The opinion of the court was delivered by: Judge Ronald A. Guzmán
MEMORANDUM OPINION AND ORDER
Bonnie L. Roth ("Bonnie") and Connie S. Roth ("Connie") have sued American Family Mutual Insurance Co., American Family Life Insurance Co. and American Standard Insurance Company of Wisconsin (collectively "American Family") for breach of contract and breach of the implied duty of good faith and fair dealing under Wisconsin law. Before the Court is defendants' (1) motion to confirm the arbitration award, for collateral estoppel effect of the arbitration award and for admission of the arbitration award as evidence; and (2) motion for summary judgment. For the reasons provided herein, the Court denies the former and grants the latter.
I. Motion to Confirm the Arbitration Award, for Collateral Estoppel Effect of the Arbitration Award, and for Admission of the Arbitration Award as Evidence
Defendants have moved: (1) to confirm an arbitration award dismissing a claim made by the Roths against American Family Securities, LLC, Daniel M. Coyne, Deborah R. Dudek and Tamera B. Montagna for breach of contract for their having defamed the Roths and defamation; (2) for a ruling that the arbitration award has a collateral estoppel effect on the issues in this case; and (3) for admission of the arbitration award as evidence in this case. The Court denies the motion in its entirety.
First, American Family Securities, LLC, Coyne, Dudek and Montagna are not parties to the instant lawsuit. Accordingly, they are free to file their own lawsuit to confirm the award pursuant to the Federal Arbitration Act, 9 U.S.C. § 9, but they may not do so within the context of this lawsuit.
Second, "[u]nder Wisconsin law, the collateral estoppel doctrine applies when an issue was actually litigated and decided and its resolution was necessary to the prior disposition." Schertz v. Waupaca County, 875 F.2d 578, 581 (7th Cir. 1989). Having reviewed the arbitration award in Roth v. American Family Securities, LLC, No. 07-497 (Jan. 18, 2008), it is impossible to determine whether the arbitration panel's resolution of the issue regarding defendants' alleged breach of the Roths' employment contracts was necessary to the arbitration panel's decision. Any one of the arbitration respondents' arguments, including that the claim violated Rule 10106 of the Code of Arbitration and that the statements in the Roths' Form U5 are absolutely privileged could have convinced the panel to rule in respondents' favor. Thus, the Court holds that collateral estoppel does not apply in this case.
Third, because the arbitration panel's ruling does not shed light on whether the respondents' affirmative defenses to the arbitrated claim carried the day, the arbitration award does not aid this Court in determining any of the issues in the instant litigation. Thus, the Court sees no need to admit the arbitration award as evidence into the summary judgment record.
II. Motion for Summary Judgment
Unless otherwise noted, the following facts are undisputed. From July 1997 until February 15, 2005, Connie was an agent of American Family. (Defs.' LR 56.1(a)(3) Stmt. Re: Connie ("Defs.' LR 56.1(a)(3) C.R.") ¶ 2.) From December 2002 until February 15, 2005, Bonnie was an agent of American Family. (Defs.' LR 56.1(a)(3) Stmt. Re: Bonnie ("Defs.' LR 56.1(a)(3) B.R.") ¶ 1.) Bonnie and Connie entered into agency contracts with American Family Mutual Insurance Co., American Family Life Insurance Co. and American Standard Insurance Company of Wisconsin*fn2 that included the following language in Section 6.h.2: "In no case shall notice of undesirable performance be required prior to termination if the performance in question involves a violation of Sec. 4.i. or any other dishonest . . . conduct . . . ." (Id. ¶¶ 6, 9; Defs.' LR 56.1(a)(3) C.R. ¶¶ 6, 9; Defs.' Ex. 16, Agency Agreements § 6.h.2.) Section 7.c of Bonnie and Connie's agency contracts states that "all provisions contained in the Company's Agent's Manuals and all changes to them shall be binding upon you." (Defs.' Ex. 16, Agency Agreements § 7.c.)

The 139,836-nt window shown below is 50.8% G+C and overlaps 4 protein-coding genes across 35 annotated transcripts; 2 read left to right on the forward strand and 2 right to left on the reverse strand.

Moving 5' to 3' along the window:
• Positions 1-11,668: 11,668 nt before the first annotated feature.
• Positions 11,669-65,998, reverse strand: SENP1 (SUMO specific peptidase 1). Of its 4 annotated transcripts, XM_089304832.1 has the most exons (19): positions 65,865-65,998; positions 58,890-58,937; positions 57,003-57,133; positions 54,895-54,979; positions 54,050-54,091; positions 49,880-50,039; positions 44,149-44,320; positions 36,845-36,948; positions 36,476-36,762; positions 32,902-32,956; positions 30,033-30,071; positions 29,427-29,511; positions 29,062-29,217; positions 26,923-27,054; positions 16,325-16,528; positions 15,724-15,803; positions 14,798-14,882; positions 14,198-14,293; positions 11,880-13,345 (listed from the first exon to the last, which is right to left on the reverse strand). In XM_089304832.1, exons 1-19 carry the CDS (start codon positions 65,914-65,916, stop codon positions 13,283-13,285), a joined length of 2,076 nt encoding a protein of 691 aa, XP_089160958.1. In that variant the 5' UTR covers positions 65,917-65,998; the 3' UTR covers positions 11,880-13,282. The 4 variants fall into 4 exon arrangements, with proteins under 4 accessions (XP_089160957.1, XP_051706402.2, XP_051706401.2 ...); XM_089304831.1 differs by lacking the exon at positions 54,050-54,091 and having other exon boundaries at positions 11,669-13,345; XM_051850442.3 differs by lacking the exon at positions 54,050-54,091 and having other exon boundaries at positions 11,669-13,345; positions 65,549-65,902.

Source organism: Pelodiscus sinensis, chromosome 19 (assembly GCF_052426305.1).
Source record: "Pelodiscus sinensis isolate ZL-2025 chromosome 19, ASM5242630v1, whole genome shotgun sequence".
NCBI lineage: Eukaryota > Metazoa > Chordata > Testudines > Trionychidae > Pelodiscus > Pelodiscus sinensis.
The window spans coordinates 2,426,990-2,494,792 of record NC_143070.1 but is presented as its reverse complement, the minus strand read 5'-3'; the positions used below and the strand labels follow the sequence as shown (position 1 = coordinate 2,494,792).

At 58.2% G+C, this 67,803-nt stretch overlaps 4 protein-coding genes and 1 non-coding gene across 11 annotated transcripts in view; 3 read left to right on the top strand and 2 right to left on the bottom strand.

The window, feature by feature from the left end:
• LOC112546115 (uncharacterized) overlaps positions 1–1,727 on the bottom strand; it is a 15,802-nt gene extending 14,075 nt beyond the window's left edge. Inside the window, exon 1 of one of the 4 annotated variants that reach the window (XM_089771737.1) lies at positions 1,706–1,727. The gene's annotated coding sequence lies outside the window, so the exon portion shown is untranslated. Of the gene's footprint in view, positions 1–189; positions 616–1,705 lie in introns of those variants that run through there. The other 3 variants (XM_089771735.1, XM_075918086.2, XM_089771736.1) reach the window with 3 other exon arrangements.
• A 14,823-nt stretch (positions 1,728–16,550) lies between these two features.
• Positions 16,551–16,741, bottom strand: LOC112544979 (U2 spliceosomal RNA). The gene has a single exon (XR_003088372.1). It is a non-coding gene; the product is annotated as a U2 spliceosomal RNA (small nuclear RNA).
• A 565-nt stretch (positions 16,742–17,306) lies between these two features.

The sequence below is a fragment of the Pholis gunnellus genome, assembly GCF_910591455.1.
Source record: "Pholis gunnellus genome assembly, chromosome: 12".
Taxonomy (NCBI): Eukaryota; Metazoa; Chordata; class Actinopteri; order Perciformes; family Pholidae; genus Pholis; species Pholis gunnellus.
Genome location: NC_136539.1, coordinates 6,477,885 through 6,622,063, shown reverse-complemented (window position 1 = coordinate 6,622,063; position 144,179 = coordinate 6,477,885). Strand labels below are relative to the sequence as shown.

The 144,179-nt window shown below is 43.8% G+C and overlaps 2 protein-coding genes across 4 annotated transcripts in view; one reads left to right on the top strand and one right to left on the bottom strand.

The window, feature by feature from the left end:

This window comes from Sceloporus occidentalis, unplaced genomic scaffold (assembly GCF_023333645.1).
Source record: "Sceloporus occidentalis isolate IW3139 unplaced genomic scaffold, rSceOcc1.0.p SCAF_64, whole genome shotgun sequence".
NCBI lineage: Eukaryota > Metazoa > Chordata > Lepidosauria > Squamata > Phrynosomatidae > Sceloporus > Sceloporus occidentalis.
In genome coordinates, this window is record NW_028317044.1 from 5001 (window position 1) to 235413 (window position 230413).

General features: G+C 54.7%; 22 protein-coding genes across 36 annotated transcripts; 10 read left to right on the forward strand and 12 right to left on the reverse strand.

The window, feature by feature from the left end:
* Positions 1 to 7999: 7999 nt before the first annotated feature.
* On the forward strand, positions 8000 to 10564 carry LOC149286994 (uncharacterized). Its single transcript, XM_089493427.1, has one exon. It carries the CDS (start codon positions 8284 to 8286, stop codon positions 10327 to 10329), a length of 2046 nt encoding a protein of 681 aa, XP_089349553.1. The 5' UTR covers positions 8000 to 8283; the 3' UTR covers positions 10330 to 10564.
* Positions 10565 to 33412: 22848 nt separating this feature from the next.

Richard Steffen is American Family Mutual Insurance Co.'s Sales Vice President for the Great Lakes Region and is responsible for terminating agency contracts in that region. (Defs.' LR 56.1(a)(3) C.R. ¶ 93; Defs.' LR 56.1(a)(3) B.R. ¶ 116.) On February 15, 2005, Steffen terminated Bonnie and Connie's agency contracts because performing as agents, they had engaged in dishonest activity in violation of paragraph 6.h.2. (Defs.' LR 56.1(a)(3) C.R. ¶ 102; Defs.' LR 56.1(a)(3) B.R. ¶ 116; Steffen Dep. 65-66 (stating that he terminated the Roths' insurance agent contracts because they had signed other people's signatures). Deborah Dudek, the Roths' District Manager, delivered the termination letter to the Roths. (Defs.' LR 56.1(a)(3) C.R. ¶ 107; Defs.' LR 56.1(a)(3) B.R. ¶ 119.)
Summary judgment is to be granted "if the pleadings, the discovery and disclosure materials on file, and any affidavits show that there is no genuine issue as to any material fact and that the movant is entitled to judgment as a matter of law." Fed. R. Civ. P. 56(c). The court resolves all ambiguities and draws all reasonable inferences in favor of the nonmoving party. Michas v. Health Cost Controls of Ill. Inc., 209 F.3d 687, 692 (7th Cir. 2000). "A motion for summary judgment is not an appropriate occasion for weighing the evidence; rather, the inquiry is limited to determining if there is a genuine issue for trial." Lohorn v. Michael, 913 F.2d 327, 331 (7th Cir. 1990).
The Roths have sued American Family for breach of contract and for breach of the duty of good faith and fair dealing implied in all contracts under Wisconsin law. They argue that they have fully and satisfactorily performed their obligations under their agency agreements and American Family breached ...